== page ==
THE Attorney General put safeguards on how police search warrants can be conducted under new legislation, the Administration of Justice (Indictable Proceedings)(Amendment) (No 3) Bill 2019. The insertions came in the committee stage of the House of Representatives on Monday.
Faris Al-Rawi said the amended bill would still allow multiple searches of premises as in the draft bill, but a master of the court can now put time limitations on the police. He said the current law does not set down any time-frame for a search warrant, although in practice the police usually opt to seek to renew a warrant at the law courts if it is not used within a month
The AG said under the current law any magistrate, not even a master, can issue a search warrant if he reasonably suspects an offence has been committed
“The current law is much broader. We are adding in safeguards here.”
Al-Rawi said the safeguards are based on the British Police and Criminal Evidence (PACE) Act. He said the idea of multiple searches was to support the police who are in hot pursuit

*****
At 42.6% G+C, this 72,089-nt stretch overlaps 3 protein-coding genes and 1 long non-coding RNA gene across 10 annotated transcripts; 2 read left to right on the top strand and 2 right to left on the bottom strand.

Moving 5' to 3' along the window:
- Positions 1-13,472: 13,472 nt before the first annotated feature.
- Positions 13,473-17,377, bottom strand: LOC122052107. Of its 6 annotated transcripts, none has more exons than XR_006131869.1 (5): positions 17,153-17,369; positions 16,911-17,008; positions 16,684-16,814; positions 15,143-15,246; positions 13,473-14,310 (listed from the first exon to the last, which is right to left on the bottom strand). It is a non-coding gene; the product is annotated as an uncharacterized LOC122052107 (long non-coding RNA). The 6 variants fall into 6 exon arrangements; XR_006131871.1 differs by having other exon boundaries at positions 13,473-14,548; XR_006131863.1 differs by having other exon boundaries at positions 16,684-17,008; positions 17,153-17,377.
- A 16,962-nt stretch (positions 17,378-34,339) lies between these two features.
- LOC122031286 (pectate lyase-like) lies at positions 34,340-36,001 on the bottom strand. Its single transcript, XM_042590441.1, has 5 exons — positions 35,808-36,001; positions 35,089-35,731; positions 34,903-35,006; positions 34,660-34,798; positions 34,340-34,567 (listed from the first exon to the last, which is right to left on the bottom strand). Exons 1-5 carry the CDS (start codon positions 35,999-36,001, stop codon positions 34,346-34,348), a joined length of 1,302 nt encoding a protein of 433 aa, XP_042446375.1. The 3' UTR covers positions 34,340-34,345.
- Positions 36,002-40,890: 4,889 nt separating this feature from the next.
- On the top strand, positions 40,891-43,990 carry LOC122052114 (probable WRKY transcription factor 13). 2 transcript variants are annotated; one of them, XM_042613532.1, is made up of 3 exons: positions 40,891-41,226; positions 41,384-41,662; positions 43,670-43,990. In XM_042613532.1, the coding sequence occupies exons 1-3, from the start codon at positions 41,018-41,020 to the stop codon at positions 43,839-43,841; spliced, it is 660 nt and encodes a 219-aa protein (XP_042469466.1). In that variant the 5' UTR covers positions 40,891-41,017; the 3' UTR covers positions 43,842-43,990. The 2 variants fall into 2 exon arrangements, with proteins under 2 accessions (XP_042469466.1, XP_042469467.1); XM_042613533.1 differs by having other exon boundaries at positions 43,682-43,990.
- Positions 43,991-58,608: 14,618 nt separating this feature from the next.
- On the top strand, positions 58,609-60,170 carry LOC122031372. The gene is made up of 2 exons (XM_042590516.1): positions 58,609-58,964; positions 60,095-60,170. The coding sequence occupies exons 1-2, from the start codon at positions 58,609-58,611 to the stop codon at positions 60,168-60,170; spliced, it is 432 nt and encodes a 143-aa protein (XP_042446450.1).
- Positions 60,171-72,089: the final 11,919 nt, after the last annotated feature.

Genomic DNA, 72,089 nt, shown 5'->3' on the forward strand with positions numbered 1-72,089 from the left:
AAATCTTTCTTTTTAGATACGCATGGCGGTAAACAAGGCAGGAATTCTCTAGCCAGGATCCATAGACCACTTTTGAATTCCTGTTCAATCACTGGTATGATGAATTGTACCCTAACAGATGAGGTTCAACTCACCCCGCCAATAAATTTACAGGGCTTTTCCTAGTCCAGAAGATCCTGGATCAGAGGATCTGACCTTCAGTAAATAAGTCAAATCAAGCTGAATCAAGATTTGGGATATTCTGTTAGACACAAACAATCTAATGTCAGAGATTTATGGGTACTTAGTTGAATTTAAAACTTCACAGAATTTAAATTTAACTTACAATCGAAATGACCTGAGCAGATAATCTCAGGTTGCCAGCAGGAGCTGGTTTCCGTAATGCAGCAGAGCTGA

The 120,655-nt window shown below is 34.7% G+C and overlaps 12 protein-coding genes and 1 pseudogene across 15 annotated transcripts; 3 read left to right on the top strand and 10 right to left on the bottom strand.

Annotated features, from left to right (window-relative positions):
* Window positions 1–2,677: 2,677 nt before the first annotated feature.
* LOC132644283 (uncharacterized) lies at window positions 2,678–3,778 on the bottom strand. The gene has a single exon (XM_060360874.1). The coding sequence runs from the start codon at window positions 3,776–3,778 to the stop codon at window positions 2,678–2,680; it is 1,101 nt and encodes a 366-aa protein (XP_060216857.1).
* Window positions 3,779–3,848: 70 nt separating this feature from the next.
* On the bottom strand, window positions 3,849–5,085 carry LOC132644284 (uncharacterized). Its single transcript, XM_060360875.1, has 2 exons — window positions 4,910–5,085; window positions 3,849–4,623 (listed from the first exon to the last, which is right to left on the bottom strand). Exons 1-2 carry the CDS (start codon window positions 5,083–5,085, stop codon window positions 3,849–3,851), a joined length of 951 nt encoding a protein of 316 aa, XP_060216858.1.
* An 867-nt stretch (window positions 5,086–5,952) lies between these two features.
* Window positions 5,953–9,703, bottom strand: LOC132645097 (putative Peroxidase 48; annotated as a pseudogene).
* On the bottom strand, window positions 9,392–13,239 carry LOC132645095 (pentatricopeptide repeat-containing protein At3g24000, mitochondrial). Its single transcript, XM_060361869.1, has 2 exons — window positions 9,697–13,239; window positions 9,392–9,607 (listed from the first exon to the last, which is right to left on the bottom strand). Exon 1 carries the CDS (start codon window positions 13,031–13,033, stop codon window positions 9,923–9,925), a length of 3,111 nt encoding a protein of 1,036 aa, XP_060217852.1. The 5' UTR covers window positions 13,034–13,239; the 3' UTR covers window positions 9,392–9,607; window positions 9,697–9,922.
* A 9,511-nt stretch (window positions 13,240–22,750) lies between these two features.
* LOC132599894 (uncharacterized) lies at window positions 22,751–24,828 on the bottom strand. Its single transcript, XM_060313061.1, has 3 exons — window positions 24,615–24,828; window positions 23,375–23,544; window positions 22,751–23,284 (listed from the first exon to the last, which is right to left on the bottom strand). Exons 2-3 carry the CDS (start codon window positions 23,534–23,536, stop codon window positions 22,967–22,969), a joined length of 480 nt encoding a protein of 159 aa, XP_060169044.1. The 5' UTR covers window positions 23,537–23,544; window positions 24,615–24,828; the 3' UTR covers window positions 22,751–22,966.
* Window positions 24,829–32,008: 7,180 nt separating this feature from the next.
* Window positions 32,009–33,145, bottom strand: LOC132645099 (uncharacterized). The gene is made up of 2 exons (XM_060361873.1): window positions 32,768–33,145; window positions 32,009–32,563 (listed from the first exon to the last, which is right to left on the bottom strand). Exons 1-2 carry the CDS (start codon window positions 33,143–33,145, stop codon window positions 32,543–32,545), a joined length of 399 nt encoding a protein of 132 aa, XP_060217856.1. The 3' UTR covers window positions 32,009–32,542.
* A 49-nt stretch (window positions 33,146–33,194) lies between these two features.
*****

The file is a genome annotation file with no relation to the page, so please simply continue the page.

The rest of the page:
Al-Rawi said the legislation would not affect how search warrants were carried out under other laws such as the Anti Gang Act and Anti Terrorism Act
Caroni East MP Dr Tim Gopeesingh asked what was meant by control of premises
The AG replied this might not be the legal owner but another person controlling the property like a manager or a guard. He said it is defined as premises controlled by a person named in the warrant. Gopeesingh reckoned the bill had ambiguity, but the AG said it was all settled law
Asked what happened if someone refused to accept a warrant, the AG said it would be thrown at their feet. He recalled his shock when once comforting a family at a funeral, an election petition was thrown at his feet
Gopeesingh said the police had once searched his office without a warrant and then violated the sanctity of his home likewise, only for the chief magistrate to ultimately declare that the charges were not known to the law
The AG said legal action was available as a remedy against false imprisonment and malicious prosecution by the police but those were costly.